Seale, 904 S.W.2d at 720-21. Here, the jury heard conflicting testimony about whether it would be safer for an operator to stay within the forklift's compartment or to exit the forklift if it tipped over. Each party's experts testified about the safety of the design of the forklift and presented differing views about the OSHA regulation's recommendation on how forklift operators should be trained. This testimony was highly relevant to the issues to be decided by the jury. The trial judge heard Costilla's arguments about the relevance of the evidence both during the hearing on the motion in limine and before the admission of the exhibits at trial. He concluded the evidence was not hearsay and was relevant. The trial judge did not err in admitting the evidence. We overrule Costilla's first two issues.
Refusal of Jury Instruction
In his third issue, Costilla contends the trial judge erred in refusing his requested jury instruction regarding the OSHA regulations. Costilla requested the judge to instruct the jury:
The Occupational Safety & Health Act (OSHA) does not regulate manufacturers, and as such, does not enact standards for forklift manufacturers. Rather, it is a body that regulates employers and in its regulations may refer to other existing manufacturing standards.
You have heard evidence of manufacturing standards throughout the trial. These standards should not be given conclusive weight, but rather, should be given the same weight as is given to all other evidence introduced in the case.
We review the trial judge's refusal of a requested jury instruction for abuse of discretion. See State Farm Lloyds v. Nicolau, 951 S.W.2d 444, 451-52 (Tex.1997). The judge “shall submit such instructions and definitions as shall be proper to enable the jury to render a verdict.” Tex.R. Civ. P. 277; see also Nicolau, 951 S.W.2d at 451-52.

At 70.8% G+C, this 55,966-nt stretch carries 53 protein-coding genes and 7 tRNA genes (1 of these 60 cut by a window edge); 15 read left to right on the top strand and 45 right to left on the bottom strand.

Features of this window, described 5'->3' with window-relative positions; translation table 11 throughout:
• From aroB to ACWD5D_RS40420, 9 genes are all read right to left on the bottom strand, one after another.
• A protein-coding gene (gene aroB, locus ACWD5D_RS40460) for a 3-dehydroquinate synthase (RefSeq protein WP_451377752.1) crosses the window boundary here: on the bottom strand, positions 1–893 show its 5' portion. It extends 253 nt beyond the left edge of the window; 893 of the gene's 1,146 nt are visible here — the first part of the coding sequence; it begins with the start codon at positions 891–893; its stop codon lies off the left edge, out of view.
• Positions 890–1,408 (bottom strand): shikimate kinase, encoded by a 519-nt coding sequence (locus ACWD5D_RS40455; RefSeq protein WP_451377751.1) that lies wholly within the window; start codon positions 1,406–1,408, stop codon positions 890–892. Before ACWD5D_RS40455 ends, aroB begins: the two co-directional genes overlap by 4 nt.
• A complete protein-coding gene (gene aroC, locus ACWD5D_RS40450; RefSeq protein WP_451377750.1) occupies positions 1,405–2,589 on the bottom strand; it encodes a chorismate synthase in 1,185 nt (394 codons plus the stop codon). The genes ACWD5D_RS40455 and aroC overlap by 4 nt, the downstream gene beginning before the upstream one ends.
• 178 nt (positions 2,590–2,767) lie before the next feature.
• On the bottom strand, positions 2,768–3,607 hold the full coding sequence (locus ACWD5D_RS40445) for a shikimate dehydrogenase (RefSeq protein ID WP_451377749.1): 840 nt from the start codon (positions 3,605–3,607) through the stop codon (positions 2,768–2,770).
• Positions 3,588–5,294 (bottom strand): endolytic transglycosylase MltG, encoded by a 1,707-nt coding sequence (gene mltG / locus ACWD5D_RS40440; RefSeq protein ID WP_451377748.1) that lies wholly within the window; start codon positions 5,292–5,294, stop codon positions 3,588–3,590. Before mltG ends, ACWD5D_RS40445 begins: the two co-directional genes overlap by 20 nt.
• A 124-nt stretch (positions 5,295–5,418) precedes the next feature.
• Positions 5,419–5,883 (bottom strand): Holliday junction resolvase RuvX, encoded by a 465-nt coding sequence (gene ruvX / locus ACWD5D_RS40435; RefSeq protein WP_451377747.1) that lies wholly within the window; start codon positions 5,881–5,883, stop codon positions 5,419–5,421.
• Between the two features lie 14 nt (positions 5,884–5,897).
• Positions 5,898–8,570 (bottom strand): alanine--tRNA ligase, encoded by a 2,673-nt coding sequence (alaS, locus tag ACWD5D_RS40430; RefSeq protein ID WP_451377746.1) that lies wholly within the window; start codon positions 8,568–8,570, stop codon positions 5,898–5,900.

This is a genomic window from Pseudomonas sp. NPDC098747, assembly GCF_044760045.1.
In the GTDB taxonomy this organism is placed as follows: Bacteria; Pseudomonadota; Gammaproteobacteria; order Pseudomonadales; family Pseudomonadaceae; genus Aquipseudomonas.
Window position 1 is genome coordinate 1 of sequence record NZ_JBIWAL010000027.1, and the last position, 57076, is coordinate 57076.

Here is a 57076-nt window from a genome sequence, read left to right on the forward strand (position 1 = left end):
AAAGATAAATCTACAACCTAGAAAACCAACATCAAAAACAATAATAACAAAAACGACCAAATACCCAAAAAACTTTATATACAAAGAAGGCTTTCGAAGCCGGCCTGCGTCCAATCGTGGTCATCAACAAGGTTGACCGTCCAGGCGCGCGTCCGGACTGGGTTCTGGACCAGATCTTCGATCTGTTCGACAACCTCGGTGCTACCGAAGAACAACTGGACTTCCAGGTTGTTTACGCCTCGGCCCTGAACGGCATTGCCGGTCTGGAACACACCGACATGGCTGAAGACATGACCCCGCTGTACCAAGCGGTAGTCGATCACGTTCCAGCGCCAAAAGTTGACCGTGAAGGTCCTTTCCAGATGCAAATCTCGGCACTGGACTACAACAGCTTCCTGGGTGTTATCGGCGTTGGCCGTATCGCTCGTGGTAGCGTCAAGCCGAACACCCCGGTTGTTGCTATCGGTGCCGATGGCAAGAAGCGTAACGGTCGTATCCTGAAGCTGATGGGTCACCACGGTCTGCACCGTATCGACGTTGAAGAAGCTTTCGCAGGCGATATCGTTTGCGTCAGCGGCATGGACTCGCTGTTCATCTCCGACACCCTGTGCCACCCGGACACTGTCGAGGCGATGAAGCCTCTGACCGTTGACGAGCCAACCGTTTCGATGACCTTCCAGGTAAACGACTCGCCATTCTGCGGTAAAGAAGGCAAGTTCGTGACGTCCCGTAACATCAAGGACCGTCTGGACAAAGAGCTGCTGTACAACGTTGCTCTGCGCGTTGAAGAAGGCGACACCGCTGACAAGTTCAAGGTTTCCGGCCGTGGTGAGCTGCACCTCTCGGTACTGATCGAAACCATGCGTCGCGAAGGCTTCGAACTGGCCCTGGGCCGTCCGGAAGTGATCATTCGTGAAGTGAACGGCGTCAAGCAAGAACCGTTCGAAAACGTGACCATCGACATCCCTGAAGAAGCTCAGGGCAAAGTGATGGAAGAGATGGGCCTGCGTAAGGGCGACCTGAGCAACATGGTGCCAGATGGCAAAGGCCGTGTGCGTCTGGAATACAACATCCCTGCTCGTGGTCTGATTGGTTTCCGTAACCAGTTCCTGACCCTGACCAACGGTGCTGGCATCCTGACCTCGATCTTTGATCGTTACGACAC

The jury was asked whether there was a design defect in the forklift at the time it left the possession of Crown that was a producing cause of the injury in question. “Design defect,” “safer alternative design,” and “producing cause” were defined for the jury, and Costilla does not complain on appeal of the question or definitions given. Thus, the controlling question was asked, and instructions were given to enable the jury to render a verdict on the question. See Tex.R. Civ. P. 277; see also Plainsman Trading Co. v. Crews, 898 S.W.2d 786, 790 (Tex.1995) (submission of controlling issue in one question not confusing or unfeasible). Costilla's proposed instruction regarding “manufacturing standards” was not reasonably necessary to enable the jury to render a proper verdict on a controlling question in the case. The trial judge did not abuse his discretion by refusing it. We overrule Costilla's third issue.
Costilla next complains the trial judge erred in admitting the testimony of Charles Watkins, one of Crown's expert witnesses. Costilla objected to the portion of Watkins's testimony relating to a computer simulation prepared by Watkins of a forklift falling off a dock. Watkins concluded serious injury was “possible” if an operator stayed inside the forklift's compartment. Costilla urges there is no evidence from actual accident records that an operator would be seriously injured from staying inside the forklift's compartment. Costilla urges Watkins's testimony should not be admissible unless Watkins concluded the risk of serious injury from staying within the forklift's compartment was “probable,” because testimony that serious injury was merely “possible” constitutes speculation. The trial judge considered Costilla's complaint several times during the trial. He permitted Watkins to testify, but excluded from evidence Watkins's report on his computer simulation.